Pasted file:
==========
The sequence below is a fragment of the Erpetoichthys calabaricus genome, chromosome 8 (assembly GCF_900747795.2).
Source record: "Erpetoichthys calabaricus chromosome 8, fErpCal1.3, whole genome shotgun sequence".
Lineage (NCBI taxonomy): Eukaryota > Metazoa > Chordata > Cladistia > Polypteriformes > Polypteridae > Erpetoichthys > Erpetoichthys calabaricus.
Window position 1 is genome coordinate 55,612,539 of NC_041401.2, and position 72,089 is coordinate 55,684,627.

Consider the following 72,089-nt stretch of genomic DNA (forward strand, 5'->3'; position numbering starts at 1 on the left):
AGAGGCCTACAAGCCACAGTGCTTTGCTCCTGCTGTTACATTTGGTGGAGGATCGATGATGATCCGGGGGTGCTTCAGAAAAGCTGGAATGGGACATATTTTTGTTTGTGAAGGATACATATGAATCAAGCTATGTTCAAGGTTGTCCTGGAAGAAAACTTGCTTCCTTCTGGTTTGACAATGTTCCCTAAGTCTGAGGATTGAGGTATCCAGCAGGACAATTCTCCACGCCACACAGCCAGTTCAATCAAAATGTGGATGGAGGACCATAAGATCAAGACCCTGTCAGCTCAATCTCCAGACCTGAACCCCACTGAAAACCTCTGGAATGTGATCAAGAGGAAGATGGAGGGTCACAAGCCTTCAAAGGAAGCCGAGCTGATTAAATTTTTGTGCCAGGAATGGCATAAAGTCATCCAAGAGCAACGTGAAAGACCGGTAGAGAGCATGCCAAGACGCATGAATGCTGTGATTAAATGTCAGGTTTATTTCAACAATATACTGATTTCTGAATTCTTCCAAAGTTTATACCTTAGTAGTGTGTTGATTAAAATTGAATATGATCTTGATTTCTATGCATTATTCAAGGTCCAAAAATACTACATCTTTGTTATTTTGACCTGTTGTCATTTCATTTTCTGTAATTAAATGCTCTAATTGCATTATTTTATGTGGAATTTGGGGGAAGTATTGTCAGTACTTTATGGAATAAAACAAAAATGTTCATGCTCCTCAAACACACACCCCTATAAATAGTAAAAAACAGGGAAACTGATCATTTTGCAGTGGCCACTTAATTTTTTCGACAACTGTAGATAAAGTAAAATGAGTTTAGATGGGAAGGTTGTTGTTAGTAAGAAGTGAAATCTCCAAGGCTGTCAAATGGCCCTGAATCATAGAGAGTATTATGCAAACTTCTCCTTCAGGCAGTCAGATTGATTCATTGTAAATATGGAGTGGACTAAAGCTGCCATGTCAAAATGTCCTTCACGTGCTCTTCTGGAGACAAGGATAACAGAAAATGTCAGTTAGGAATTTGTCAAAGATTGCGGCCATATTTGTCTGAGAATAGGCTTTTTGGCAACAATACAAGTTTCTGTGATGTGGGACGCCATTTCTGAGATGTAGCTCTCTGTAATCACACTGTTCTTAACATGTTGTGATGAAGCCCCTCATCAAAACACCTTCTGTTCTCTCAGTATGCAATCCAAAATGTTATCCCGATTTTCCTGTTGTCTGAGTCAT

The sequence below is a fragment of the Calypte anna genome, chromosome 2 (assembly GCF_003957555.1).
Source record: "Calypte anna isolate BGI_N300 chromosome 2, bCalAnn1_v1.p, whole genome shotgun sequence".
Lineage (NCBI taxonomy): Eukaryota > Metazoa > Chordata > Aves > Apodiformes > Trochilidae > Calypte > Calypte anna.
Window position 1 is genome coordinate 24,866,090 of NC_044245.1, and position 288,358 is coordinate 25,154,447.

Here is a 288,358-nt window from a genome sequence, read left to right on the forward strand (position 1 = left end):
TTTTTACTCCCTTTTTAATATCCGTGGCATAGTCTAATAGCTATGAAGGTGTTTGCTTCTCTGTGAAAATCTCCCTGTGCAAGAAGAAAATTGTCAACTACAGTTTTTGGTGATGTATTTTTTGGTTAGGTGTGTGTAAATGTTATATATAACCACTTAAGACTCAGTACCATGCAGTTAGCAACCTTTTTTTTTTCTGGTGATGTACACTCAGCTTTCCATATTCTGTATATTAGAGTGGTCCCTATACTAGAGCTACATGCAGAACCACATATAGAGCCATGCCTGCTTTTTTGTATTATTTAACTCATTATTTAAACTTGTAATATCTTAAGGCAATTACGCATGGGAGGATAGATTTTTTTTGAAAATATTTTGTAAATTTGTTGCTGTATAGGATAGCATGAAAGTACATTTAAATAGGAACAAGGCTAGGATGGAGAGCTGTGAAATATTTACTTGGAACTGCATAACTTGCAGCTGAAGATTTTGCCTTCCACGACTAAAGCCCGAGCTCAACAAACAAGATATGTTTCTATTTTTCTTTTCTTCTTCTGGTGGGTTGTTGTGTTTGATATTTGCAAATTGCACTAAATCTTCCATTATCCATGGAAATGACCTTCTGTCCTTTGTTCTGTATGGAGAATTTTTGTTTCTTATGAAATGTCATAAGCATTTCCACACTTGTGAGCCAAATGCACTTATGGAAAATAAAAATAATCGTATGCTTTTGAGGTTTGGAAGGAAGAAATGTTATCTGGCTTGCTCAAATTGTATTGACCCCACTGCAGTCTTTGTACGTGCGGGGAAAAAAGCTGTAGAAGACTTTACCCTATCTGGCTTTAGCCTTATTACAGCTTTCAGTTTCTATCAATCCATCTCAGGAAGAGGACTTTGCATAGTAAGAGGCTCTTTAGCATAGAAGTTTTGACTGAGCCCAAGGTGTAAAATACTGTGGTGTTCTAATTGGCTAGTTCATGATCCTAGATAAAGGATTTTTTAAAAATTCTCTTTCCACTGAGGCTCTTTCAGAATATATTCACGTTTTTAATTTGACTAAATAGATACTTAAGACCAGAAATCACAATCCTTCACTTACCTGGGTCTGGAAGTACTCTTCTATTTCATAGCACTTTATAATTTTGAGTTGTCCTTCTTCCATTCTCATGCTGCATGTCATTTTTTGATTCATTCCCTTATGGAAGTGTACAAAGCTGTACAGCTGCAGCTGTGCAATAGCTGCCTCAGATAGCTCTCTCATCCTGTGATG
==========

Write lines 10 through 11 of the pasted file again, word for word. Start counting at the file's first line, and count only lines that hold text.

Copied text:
Window position 1 is genome coordinate 24,866,090 of NC_044245.1, and position 288,358 is coordinate 25,154,447.

Here is a 288,358-nt window from a genome sequence, read left to right on the forward strand (position 1 = left end):